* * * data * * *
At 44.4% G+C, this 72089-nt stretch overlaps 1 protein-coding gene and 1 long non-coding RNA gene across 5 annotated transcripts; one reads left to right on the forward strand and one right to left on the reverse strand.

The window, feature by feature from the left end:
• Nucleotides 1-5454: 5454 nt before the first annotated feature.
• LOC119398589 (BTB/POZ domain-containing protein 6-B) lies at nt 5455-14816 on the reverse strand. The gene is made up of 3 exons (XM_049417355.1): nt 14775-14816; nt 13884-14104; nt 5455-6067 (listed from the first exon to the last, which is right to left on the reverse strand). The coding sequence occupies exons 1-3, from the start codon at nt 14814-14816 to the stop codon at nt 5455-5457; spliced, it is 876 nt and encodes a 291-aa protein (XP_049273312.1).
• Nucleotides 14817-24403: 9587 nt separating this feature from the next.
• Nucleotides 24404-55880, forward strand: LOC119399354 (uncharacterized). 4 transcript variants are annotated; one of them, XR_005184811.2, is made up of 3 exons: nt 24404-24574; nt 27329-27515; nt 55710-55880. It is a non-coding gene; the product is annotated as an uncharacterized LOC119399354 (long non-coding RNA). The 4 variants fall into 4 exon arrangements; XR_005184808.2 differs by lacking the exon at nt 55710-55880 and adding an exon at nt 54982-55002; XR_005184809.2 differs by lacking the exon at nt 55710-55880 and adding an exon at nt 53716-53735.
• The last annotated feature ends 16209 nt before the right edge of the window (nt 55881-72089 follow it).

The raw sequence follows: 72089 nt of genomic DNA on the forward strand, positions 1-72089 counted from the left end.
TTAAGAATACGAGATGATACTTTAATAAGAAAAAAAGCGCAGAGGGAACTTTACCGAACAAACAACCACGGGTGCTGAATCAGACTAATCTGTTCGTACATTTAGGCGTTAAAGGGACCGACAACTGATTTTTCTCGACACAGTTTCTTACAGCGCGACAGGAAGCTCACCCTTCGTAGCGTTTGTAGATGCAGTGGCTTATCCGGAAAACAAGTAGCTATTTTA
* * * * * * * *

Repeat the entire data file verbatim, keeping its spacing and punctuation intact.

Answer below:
At 44.4% G+C, this 72089-nt stretch overlaps 1 protein-coding gene and 1 long non-coding RNA gene across 5 annotated transcripts; one reads left to right on the forward strand and one right to left on the reverse strand.

The window, feature by feature from the left end:
• Nucleotides 1-5454: 5454 nt before the first annotated feature.
• LOC119398589 (BTB/POZ domain-containing protein 6-B) lies at nt 5455-14816 on the reverse strand. The gene is made up of 3 exons (XM_049417355.1): nt 14775-14816; nt 13884-14104; nt 5455-6067 (listed from the first exon to the last, which is right to left on the reverse strand). The coding sequence occupies exons 1-3, from the start codon at nt 14814-14816 to the stop codon at nt 5455-5457; spliced, it is 876 nt and encodes a 291-aa protein (XP_049273312.1).
• Nucleotides 14817-24403: 9587 nt separating this feature from the next.
• Nucleotides 24404-55880, forward strand: LOC119399354 (uncharacterized). 4 transcript variants are annotated; one of them, XR_005184811.2, is made up of 3 exons: nt 24404-24574; nt 27329-27515; nt 55710-55880. It is a non-coding gene; the product is annotated as an uncharacterized LOC119399354 (long non-coding RNA). The 4 variants fall into 4 exon arrangements; XR_005184808.2 differs by lacking the exon at nt 55710-55880 and adding an exon at nt 54982-55002; XR_005184809.2 differs by lacking the exon at nt 55710-55880 and adding an exon at nt 53716-53735.
• The last annotated feature ends 16209 nt before the right edge of the window (nt 55881-72089 follow it).

The raw sequence follows: 72089 nt of genomic DNA on the forward strand, positions 1-72089 counted from the left end.
TTAAGAATACGAGATGATACTTTAATAAGAAAAAAAGCGCAGAGGGAACTTTACCGAACAAACAACCACGGGTGCTGAATCAGACTAATCTGTTCGTACATTTAGGCGTTAAAGGGACCGACAACTGATTTTTCTCGACACAGTTTCTTACAGCGCGACAGGAAGCTCACCCTTCGTAGCGTTTGTAGATGCAGTGGCTTATCCGGAAAACAAGTAGCTATTTTA